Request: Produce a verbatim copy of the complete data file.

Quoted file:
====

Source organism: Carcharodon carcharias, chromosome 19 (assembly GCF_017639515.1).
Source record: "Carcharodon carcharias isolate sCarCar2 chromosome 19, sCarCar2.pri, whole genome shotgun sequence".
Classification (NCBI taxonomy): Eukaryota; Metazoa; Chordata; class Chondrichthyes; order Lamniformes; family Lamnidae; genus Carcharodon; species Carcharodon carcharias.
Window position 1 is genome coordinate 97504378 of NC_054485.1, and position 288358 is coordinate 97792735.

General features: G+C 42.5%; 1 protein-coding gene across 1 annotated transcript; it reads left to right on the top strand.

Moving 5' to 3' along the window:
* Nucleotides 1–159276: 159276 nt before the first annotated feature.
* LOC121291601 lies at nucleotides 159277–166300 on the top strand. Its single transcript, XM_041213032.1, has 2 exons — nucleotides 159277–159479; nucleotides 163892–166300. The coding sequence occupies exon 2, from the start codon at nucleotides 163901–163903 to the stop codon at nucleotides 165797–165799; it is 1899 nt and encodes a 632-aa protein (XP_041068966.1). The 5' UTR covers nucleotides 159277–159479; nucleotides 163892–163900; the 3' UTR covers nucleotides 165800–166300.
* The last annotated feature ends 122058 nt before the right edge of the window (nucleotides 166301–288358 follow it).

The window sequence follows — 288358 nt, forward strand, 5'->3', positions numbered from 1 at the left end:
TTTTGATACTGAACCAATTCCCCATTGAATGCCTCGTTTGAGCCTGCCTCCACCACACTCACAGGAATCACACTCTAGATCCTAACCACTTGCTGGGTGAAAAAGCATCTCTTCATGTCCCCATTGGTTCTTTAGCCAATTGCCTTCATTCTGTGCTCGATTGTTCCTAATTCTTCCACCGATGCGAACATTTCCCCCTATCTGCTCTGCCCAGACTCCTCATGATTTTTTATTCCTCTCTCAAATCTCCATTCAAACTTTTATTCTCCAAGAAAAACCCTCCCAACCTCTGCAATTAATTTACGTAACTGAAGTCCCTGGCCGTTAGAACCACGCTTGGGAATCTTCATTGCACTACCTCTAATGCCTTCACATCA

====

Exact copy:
Source organism: Carcharodon carcharias, chromosome 19 (assembly GCF_017639515.1).
Source record: "Carcharodon carcharias isolate sCarCar2 chromosome 19, sCarCar2.pri, whole genome shotgun sequence".
Classification (NCBI taxonomy): Eukaryota; Metazoa; Chordata; class Chondrichthyes; order Lamniformes; family Lamnidae; genus Carcharodon; species Carcharodon carcharias.
Window position 1 is genome coordinate 97504378 of NC_054485.1, and position 288358 is coordinate 97792735.

General features: G+C 42.5%; 1 protein-coding gene across 1 annotated transcript; it reads left to right on the top strand.

Moving 5' to 3' along the window:
* Nucleotides 1–159276: 159276 nt before the first annotated feature.
* LOC121291601 lies at nucleotides 159277–166300 on the top strand. Its single transcript, XM_041213032.1, has 2 exons — nucleotides 159277–159479; nucleotides 163892–166300. The coding sequence occupies exon 2, from the start codon at nucleotides 163901–163903 to the stop codon at nucleotides 165797–165799; it is 1899 nt and encodes a 632-aa protein (XP_041068966.1). The 5' UTR covers nucleotides 159277–159479; nucleotides 163892–163900; the 3' UTR covers nucleotides 165800–166300.
* The last annotated feature ends 122058 nt before the right edge of the window (nucleotides 166301–288358 follow it).

The window sequence follows — 288358 nt, forward strand, 5'->3', positions numbered from 1 at the left end:
TTTTGATACTGAACCAATTCCCCATTGAATGCCTCGTTTGAGCCTGCCTCCACCACACTCACAGGAATCACACTCTAGATCCTAACCACTTGCTGGGTGAAAAAGCATCTCTTCATGTCCCCATTGGTTCTTTAGCCAATTGCCTTCATTCTGTGCTCGATTGTTCCTAATTCTTCCACCGATGCGAACATTTCCCCCTATCTGCTCTGCCCAGACTCCTCATGATTTTTTATTCCTCTCTCAAATCTCCATTCAAACTTTTATTCTCCAAGAAAAACCCTCCCAACCTCTGCAATTAATTTACGTAACTGAAGTCCCTGGCCGTTAGAACCACGCTTGGGAATCTTCATTGCACTACCTCTAATGCCTTCACATCA